Thankfully, there are now plenty of places to pick out appropriate wedding gifts, as opposed to, say, in 19th-century France, where this whole registry thing started. You can register for canoes and camping equipment at REI, or for barbecues and weed whackers at Home Depot. The Knot, an eight-year-old Internet-based company, has a neatly packaged list of honeymoon essentials -- such as G-strings and swim flippers -- while TheBigDay.com will actually take you on your honeymoon: Guests may donate money toward your African safari or surfing trip to Hawaii. Altruistic couples wishing to take the high road can register to donate money to one of 850,000 charities through JustGive.com.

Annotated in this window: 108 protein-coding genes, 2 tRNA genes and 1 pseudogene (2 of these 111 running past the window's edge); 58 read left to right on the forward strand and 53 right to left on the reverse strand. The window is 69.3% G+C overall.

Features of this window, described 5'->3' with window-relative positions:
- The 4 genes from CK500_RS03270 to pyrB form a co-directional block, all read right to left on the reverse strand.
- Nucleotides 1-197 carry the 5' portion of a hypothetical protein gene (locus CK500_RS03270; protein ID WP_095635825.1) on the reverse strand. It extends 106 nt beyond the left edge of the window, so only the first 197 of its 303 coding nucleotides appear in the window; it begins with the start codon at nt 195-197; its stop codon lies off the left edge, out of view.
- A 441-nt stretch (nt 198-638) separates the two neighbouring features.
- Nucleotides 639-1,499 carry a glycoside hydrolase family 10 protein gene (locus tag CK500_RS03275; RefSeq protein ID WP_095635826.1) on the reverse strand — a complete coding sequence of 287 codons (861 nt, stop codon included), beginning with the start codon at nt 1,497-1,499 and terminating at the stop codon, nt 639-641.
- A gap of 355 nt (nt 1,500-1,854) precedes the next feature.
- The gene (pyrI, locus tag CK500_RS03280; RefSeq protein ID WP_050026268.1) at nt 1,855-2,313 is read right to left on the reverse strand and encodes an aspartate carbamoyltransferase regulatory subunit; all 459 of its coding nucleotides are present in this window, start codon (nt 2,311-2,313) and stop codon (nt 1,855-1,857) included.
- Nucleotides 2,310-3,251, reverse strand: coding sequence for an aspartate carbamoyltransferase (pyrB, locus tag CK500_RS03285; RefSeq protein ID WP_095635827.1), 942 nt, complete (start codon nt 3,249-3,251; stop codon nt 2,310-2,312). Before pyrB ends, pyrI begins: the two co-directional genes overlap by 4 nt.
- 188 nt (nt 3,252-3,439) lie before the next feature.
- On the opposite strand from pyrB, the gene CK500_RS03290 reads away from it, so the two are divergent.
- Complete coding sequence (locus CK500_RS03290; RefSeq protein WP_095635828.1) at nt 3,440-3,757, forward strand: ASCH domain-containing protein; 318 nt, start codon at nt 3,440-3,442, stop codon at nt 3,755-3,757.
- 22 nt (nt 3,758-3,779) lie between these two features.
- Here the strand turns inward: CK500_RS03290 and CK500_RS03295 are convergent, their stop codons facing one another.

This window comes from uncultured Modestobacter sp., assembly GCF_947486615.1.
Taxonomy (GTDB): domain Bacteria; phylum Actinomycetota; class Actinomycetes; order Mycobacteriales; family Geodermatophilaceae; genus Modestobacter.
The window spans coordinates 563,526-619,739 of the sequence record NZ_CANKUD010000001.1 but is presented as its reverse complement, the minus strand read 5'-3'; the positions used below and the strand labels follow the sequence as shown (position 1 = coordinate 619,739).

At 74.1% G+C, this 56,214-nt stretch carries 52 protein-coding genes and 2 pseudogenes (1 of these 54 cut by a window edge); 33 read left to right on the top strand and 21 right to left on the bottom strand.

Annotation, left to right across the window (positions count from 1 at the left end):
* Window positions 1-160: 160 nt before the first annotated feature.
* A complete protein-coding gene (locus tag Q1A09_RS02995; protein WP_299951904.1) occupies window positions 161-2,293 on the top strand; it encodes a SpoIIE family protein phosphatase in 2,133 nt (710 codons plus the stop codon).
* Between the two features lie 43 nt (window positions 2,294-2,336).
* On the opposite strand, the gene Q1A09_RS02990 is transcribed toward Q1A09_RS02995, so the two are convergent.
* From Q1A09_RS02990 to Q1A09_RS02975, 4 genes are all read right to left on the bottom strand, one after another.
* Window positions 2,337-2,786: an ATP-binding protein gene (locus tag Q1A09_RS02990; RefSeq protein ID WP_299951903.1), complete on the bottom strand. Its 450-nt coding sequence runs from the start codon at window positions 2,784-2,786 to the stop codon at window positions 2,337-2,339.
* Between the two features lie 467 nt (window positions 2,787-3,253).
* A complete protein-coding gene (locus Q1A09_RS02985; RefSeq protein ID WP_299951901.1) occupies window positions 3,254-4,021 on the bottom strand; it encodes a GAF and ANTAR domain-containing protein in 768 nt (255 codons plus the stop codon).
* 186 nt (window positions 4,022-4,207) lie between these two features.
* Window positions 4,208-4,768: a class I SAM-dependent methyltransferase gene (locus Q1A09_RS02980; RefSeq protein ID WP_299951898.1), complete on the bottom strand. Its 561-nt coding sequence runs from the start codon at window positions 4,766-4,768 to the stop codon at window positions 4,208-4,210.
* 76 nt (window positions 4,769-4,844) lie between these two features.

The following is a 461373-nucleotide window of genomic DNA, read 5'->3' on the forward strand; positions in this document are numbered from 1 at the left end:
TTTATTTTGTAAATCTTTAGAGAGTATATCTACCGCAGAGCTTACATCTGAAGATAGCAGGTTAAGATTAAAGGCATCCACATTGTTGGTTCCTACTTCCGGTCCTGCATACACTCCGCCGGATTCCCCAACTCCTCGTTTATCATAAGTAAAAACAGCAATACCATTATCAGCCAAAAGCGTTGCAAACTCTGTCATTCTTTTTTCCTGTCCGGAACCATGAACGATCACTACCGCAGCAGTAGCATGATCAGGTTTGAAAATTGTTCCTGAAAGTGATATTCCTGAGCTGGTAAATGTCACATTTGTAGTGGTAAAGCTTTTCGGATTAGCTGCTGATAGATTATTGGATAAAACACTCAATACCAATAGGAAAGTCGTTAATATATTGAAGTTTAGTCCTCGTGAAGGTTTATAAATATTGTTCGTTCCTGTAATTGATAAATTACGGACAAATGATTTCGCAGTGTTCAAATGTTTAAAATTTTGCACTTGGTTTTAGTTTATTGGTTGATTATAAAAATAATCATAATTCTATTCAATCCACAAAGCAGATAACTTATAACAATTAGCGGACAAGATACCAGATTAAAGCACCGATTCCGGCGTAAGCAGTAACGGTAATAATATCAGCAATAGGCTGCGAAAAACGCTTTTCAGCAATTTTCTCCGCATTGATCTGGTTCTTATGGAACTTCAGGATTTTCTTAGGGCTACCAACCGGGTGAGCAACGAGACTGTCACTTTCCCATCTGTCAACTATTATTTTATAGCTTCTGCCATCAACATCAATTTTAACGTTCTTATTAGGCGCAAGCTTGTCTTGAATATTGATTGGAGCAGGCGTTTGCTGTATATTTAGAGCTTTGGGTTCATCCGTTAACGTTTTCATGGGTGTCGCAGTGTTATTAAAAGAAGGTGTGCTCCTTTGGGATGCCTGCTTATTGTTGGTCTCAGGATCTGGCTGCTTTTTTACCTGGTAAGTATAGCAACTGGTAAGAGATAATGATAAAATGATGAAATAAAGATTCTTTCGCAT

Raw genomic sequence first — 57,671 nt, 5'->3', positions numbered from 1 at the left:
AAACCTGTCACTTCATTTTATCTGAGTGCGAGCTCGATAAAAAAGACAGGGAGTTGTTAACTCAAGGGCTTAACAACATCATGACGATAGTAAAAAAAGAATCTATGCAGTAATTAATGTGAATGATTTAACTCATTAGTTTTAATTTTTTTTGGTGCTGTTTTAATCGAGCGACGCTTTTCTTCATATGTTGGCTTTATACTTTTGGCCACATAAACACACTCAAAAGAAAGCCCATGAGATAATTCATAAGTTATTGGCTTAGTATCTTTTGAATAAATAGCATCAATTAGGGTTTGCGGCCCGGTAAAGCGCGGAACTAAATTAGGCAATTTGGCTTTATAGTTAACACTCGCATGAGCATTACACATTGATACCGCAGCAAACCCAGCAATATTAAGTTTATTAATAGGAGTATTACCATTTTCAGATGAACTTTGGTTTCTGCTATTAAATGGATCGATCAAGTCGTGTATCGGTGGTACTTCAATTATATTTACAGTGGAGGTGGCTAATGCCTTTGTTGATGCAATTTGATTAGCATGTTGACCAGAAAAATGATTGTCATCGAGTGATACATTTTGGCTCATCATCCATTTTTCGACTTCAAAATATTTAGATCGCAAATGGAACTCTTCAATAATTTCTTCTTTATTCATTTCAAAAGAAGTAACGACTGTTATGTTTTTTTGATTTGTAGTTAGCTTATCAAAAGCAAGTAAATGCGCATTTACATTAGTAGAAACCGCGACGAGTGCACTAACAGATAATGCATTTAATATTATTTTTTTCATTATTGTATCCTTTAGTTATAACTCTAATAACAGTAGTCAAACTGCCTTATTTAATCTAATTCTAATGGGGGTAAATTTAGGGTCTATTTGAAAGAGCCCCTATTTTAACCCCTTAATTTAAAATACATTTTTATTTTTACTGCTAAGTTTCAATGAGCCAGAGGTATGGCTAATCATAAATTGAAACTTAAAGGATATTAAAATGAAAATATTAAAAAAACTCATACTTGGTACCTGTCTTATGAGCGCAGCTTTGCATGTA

We took the low road, deciding to just get, and to upgrade our chipped dishes, scratched pots and fraying towels at Crate & Barrel and Williams-Sonoma. And after much agonizing, we even decided to add some china to the lot, since we might actually one day grow up and not want to buy it with our own money. We'd rather spend it on surfing lessons and safaris. Silver and crystal left a bad taste in our mouths, especially after we heard about the "crystal-fund" parties apparently being thrown by people with warped senses of reality.